The Berean Expositor
Volume 37 - Page 20 of 208
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"To make all men see what is the dispensation of the mystery"
(Eph. 3: 9, R.V.)
No.19  The Muniment Room (1: 3 - 14).
The Threefold Charter of the Church.
The Work of the Son (1: 7 - 11).
pp. 1 - 5
It is the delightful paradox of the gospel of grace, that "Redemption is so costly, that it
must be free!" The freeness of our salvation must ever be uppermost in our preaching to
the unsaved, and in our thanksgiving for our own gratuitous acceptance. The words "not
of works", "without money and without price", come spontaneously to mind.  The
Psalmist said concerning those who trusted in their riches:
"None of them can by any means redeem his brother, nor give to God a ransom for
him . . . . . that he should still live for ever and not see corruption" (Psa. 49: 7, 9).
Verse eight reads "for the redemption of their soul is precious, and it ceaseth for ever".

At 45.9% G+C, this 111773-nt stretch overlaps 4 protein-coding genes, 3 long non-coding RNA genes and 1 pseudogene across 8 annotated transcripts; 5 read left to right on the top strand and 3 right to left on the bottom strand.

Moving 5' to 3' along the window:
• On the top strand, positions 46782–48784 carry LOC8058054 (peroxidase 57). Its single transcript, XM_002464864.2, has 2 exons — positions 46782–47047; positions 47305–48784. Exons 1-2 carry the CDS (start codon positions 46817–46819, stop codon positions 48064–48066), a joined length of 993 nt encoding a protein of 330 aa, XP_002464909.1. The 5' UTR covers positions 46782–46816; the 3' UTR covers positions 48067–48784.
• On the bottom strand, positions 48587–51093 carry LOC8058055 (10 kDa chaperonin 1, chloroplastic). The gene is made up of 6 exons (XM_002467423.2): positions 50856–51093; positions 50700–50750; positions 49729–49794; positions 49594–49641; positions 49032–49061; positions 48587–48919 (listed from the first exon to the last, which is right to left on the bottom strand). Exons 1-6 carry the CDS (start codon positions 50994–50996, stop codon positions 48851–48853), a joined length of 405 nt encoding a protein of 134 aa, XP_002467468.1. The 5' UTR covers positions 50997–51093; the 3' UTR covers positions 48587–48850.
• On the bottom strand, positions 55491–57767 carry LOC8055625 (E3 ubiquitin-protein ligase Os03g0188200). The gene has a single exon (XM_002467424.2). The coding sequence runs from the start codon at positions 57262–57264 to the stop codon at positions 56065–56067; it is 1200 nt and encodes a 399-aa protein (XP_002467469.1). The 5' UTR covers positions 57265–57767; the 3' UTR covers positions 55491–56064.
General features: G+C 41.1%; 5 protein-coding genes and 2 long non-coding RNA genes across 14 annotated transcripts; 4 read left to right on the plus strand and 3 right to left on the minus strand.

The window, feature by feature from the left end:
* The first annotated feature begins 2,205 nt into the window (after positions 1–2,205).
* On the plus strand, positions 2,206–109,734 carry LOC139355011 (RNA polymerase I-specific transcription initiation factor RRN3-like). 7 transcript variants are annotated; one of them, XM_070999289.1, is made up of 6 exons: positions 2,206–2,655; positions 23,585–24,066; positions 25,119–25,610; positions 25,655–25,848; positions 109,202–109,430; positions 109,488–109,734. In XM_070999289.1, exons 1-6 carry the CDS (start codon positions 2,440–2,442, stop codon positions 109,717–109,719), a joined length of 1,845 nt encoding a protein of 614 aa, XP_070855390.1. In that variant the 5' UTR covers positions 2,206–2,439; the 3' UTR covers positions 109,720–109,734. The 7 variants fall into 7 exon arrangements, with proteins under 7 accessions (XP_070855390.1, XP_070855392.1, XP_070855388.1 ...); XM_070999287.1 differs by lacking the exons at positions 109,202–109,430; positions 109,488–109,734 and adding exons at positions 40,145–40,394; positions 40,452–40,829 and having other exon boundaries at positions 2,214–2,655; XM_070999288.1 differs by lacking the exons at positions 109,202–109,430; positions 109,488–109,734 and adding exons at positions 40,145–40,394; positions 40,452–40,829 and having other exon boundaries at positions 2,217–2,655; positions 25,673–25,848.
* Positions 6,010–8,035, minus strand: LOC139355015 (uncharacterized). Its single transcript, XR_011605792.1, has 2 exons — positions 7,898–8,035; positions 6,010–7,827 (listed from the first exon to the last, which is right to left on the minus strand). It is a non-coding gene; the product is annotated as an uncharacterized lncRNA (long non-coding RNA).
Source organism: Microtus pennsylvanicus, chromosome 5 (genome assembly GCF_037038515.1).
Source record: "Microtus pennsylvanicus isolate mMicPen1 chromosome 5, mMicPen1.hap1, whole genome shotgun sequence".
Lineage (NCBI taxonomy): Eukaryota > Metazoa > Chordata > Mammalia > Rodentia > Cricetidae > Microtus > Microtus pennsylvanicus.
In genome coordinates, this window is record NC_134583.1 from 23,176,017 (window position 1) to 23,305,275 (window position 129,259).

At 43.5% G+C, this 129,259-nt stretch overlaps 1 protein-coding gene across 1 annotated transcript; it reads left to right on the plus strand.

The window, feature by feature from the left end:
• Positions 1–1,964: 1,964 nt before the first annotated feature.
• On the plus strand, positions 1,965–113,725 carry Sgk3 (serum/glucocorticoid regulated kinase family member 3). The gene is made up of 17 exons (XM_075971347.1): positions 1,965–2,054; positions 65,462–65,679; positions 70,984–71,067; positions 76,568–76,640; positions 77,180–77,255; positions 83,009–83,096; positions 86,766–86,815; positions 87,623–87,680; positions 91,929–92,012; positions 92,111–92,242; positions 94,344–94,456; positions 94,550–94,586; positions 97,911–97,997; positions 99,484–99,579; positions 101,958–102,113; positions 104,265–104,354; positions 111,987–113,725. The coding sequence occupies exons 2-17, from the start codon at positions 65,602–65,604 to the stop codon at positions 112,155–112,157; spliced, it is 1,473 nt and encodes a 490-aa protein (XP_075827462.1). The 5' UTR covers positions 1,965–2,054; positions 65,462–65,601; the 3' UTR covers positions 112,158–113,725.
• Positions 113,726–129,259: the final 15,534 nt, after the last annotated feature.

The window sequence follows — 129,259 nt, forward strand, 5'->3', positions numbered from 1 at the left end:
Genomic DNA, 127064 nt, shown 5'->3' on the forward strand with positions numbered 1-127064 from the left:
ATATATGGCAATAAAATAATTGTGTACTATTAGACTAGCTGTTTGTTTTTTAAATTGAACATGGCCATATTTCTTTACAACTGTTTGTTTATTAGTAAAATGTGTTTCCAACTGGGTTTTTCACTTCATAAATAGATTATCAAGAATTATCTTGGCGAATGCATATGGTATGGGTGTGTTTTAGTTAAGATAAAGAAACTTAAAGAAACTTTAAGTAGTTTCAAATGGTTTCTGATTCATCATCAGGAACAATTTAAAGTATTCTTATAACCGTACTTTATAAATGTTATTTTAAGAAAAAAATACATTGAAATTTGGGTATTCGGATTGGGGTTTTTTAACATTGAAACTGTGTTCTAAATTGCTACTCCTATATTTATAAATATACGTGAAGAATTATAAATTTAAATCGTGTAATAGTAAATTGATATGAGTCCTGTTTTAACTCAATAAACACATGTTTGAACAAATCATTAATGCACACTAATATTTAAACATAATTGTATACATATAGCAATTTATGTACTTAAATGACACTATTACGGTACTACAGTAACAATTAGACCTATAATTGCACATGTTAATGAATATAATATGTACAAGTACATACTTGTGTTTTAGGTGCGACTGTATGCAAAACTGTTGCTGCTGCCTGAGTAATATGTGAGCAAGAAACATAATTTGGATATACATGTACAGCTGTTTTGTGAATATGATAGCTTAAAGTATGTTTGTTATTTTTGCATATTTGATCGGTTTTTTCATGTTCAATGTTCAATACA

Dr. W. Kay renders this latter clause "and for ever unachievable", lit. "it ceaseth for ever"
or "one must cease (from that attempt) for ever" (LXX kai ekopiasen). The Prayer Book
version reads "he must let that alone for ever". The fact that redemption is free, without
money and without price, must not blind our eyes to the equally important fact, that the
Lord Jesus Christ is God's "unspeakable gift". To every believer comes the challenging
"What? know ye not . . . . . that ye are not your own? For ye are bought with a price"
(I Cor. 6: 19, 20).
To every redeemed sinner comes, with the full assurance of perfect acceptance, the
consciousness of the price that was paid:
"Ye were not redeemed with corruptible things, as silver and gold . . . . . but with the
precious blood of Christ" (I Pet. 1: 18, 19).
Redemption is the work of "The Son", for a principle is involved that necessitates the
incarnation as a prerequisite to redemption. This principle is not categorically stated in
Scripture but is implicit in several passages, among which are the following:
"It is not possible that the blood of bulls and of goats should take away sins" (Heb. 10: 4).
"This" as Dr. Owen says "is the last determinate resolution of the Apostle concerning
the insufficiency of the law and its sacrifices for the expiation of sin". These sacrifices
had a value in that they set forth in type the one great and all sufficient sacrifice that